Given the current shortage of respirator masks and the resulting lack of personal protective equipment for use by clinical staff, we examined bottom-up solutions that would allow hospitals to fabricate respirator masks that: (i) meet requirements in terms of filtering capacities, (ii) are easy to produce rapidly and locally, and (iii) can be constructed using materials commonly available in hospitals worldwide. We found that Halyard H300 material used for wrapping of surgical instruments and routinely available in hospitals, met these criteria. Specifically, three layers of material achieved a filter efficiency of 94%, 99%, and 100% for 0.3 μm, 0.5 μm, and 3.0 μm particles, respectively; importantly, these values are close to the efficiency provided by FFP2 and N95 masks. After re-sterilization up to 5 times, the filter’s efficiency remains sufficiently high for use as an FFP1 respirator mask. Finally, using only one layer of the material satisfies the criteria for use as a ‘surgical mask’. This material can therefore be used to help protect hospital staff and other healthcare professionals who require access to high quality masks but lack commercially available solutions.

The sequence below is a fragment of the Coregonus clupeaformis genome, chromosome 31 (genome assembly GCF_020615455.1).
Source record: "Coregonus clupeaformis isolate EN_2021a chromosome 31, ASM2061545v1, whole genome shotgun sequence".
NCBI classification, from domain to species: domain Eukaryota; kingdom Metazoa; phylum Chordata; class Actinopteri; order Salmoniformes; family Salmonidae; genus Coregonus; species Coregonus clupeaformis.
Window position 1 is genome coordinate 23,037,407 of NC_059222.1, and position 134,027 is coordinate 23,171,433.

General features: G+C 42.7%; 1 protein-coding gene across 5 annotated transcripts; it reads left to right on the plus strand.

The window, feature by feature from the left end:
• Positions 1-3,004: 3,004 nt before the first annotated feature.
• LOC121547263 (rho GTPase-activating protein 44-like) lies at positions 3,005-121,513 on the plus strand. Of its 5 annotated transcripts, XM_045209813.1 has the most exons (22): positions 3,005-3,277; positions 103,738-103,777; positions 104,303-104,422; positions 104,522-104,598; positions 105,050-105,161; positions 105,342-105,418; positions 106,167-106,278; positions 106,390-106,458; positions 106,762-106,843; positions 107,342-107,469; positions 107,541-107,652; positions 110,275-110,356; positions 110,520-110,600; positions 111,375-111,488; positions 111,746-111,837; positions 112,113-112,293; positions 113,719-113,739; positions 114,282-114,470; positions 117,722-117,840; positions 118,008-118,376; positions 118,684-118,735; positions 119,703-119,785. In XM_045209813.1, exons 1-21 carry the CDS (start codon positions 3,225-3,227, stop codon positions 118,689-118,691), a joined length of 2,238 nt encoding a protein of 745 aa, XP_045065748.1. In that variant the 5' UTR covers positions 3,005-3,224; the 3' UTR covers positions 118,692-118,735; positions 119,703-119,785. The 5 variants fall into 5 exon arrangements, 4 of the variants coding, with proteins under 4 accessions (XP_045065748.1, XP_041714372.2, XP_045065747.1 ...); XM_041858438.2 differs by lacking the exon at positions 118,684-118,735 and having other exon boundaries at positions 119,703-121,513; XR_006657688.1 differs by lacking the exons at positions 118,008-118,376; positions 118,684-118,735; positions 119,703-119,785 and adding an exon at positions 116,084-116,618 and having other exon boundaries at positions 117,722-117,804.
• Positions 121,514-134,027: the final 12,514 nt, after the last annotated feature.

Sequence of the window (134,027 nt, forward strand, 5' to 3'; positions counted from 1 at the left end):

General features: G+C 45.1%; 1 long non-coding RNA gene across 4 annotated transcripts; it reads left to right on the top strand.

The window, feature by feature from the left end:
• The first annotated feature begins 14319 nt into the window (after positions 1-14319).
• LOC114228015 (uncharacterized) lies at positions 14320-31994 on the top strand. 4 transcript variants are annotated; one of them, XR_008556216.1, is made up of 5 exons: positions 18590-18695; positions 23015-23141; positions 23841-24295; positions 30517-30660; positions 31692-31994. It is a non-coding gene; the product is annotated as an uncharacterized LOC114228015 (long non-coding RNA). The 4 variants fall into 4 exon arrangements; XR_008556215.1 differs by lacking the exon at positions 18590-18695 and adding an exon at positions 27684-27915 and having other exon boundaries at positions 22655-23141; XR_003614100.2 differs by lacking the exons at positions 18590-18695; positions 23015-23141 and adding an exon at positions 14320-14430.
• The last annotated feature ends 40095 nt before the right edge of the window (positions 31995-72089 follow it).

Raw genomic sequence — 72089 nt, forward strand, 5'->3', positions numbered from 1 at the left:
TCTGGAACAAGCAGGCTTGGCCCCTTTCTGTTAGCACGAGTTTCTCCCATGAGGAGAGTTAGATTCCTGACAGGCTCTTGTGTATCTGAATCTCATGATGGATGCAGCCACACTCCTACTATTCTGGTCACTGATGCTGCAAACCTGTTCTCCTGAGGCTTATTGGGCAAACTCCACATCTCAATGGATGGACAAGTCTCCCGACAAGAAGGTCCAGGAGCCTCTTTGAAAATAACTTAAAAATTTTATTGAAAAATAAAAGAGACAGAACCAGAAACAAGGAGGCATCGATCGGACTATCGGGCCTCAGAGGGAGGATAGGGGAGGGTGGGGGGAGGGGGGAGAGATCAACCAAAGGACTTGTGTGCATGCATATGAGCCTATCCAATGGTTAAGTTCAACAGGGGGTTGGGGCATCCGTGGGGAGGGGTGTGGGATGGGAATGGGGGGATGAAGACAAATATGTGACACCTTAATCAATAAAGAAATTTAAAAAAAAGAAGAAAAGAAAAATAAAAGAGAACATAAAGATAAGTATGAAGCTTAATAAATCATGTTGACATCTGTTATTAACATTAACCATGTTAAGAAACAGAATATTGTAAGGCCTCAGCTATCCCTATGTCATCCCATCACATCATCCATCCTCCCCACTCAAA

Oude Vrielink TJC, Meijer JH (2020) Using surgical wrapping material for the fabrication of respirator masks. PLoS ONE 15(7): e0236239.